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Basic Guide to Overtime

Basic Guide to Overtime

The amount of overtime a worker may work is limited.  Workers must get 1.5 times their normal hourly pay or paid time off in exchange for overtime.


The Basic Conditions of Employment Act applies to all employers and workers, but not –

  • members of the –
    • National Defence Force,
    • National Intelligence Agency, or
    • South African Secret Service; or
  • unpaid volunteers working for charity.

The section of the Act that regulates working hours does not apply to:

  • workers in senior management
  • sales staff who travel and regulate their own working hours
  • workers who work less than 24 hours in a month
  • workers who earn in excess of an amount stated in terms of  section 6 (3) of the Act
  • workers engaged in emergency work are excluded from certain provisions.

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Applies to all employers and workers and regulates leave, working hours, employment contracts, deductions, payslips, and termination.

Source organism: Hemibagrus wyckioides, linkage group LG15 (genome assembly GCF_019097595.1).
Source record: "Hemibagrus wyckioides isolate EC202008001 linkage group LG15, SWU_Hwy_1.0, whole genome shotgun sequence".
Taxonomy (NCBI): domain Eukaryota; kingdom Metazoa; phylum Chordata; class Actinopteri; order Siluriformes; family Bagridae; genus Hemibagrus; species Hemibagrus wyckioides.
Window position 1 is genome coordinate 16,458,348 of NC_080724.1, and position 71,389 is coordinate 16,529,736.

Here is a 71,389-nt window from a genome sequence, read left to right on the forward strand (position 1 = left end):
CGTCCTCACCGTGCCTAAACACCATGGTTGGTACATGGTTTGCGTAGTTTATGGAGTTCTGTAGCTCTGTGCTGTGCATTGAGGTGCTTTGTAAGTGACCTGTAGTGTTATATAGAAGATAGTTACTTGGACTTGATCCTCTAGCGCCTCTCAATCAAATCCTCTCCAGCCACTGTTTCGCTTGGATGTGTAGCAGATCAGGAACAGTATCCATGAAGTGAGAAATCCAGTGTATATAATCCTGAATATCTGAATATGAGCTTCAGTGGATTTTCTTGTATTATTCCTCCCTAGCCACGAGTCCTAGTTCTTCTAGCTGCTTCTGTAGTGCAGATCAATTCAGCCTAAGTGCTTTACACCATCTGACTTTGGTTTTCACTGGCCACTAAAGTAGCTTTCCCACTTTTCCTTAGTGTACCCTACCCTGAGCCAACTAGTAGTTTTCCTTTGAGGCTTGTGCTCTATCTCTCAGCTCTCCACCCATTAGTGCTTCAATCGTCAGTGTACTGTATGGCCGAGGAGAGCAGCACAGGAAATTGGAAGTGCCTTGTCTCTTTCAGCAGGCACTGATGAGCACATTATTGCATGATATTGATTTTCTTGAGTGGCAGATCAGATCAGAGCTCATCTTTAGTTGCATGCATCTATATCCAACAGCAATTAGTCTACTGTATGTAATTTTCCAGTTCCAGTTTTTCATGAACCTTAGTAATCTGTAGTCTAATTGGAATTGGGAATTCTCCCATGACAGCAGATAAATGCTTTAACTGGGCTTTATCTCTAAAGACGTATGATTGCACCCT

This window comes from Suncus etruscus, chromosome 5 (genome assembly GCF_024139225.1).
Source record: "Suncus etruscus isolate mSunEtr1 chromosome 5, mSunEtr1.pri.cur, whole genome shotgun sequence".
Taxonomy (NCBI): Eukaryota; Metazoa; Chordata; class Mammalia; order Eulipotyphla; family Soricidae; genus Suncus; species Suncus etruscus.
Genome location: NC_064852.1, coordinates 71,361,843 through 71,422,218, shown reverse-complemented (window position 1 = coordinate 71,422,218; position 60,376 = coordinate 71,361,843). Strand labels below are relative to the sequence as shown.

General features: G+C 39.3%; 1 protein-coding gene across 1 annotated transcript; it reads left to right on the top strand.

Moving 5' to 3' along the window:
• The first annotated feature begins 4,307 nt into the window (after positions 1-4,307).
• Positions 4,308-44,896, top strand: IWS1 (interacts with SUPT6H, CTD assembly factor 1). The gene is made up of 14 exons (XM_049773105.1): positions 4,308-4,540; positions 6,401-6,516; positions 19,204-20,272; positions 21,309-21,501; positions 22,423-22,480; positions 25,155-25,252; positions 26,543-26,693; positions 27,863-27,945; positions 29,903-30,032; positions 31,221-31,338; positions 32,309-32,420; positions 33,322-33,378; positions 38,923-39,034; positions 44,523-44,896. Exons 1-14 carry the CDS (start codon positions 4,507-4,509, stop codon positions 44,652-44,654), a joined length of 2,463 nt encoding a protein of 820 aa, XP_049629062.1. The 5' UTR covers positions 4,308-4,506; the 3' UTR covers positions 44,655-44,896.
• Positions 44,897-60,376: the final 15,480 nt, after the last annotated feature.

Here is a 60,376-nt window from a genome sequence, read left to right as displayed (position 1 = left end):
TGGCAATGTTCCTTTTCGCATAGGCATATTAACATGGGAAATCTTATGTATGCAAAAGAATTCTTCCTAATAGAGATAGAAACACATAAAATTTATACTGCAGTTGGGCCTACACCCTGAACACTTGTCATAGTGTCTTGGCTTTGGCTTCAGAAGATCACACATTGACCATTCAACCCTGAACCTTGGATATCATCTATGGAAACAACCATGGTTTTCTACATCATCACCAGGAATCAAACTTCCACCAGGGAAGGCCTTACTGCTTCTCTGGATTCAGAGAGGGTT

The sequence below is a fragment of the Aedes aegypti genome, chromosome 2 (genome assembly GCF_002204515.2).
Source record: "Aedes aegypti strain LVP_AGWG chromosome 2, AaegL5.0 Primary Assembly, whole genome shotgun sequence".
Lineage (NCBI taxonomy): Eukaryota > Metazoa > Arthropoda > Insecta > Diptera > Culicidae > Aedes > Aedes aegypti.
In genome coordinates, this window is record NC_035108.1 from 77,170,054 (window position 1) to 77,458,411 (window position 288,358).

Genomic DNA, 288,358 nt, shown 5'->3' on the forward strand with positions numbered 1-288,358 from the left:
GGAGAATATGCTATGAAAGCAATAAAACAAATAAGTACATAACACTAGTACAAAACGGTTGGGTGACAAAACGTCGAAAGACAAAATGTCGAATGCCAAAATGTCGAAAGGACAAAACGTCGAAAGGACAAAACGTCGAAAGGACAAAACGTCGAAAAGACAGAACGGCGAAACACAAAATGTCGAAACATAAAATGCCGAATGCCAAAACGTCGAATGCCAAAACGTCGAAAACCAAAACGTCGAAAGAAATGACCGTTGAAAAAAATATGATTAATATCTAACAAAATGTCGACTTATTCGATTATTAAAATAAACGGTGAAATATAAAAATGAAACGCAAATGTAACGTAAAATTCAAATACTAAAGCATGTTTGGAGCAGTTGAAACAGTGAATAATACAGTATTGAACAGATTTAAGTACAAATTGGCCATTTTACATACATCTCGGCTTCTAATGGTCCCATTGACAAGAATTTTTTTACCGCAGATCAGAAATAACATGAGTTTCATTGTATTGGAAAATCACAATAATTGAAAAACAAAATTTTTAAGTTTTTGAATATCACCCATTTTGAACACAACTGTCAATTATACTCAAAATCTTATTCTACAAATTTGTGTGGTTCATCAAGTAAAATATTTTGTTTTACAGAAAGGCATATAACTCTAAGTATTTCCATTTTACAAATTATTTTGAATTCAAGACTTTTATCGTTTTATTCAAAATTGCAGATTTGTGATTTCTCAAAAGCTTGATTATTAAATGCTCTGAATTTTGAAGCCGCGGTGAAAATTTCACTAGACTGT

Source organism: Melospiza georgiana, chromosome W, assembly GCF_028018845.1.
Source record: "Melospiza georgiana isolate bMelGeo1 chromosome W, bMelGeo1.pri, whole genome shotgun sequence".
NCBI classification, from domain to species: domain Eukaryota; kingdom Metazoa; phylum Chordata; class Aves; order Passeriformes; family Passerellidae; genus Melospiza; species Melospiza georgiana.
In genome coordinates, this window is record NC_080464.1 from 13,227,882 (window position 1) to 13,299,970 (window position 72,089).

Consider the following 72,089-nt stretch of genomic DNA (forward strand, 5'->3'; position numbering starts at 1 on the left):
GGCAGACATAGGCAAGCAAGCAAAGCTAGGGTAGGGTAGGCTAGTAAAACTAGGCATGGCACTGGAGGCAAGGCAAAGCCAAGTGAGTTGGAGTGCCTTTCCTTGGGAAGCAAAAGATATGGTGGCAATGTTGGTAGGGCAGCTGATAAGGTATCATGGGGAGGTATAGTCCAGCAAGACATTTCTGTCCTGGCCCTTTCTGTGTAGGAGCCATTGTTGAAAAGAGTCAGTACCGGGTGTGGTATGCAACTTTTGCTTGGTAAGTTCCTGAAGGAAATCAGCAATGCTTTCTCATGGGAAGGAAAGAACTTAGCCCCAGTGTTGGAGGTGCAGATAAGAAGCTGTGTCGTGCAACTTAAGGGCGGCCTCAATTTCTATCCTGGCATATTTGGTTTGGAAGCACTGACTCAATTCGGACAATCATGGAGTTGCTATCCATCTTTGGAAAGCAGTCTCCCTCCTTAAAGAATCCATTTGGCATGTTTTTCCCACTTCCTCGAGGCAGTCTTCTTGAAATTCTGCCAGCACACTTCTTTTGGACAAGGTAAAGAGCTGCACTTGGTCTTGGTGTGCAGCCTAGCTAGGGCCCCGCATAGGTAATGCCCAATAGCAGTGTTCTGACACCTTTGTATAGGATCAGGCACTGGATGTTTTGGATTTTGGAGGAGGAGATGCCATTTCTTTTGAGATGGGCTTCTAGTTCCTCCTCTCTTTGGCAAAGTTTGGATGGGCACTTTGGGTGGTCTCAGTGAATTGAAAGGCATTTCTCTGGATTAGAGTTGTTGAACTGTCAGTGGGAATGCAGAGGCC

Overtime Hours

Workers may not work –

  • overtime, unless by agreement
  • more than 10 hours’ overtime a week (collective agreement may increase this to 15 hours per week for up to 2 months a year)
  • more than 12 hours on any day

Based on Legislation in Section 10of the Basic Conditions of Employment Act

Pay for Overtime

Employers must pay workers overtime at 1.5 times the normal hourly wage. Alternatively, a worker may agree to receive paid time off or a combination of pay and time off.

Based on Legislation in Section 10of the Basic Conditions of Employment Act

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Originally appeared on on 06-08-2012. The views expressed herein are those of the author and do not necessarily reflect those of estome. estome accepts no responsibility for the accuracy, completeness or fairness of the article, nor does the information contained herein constitute advice, legal or otherwise.

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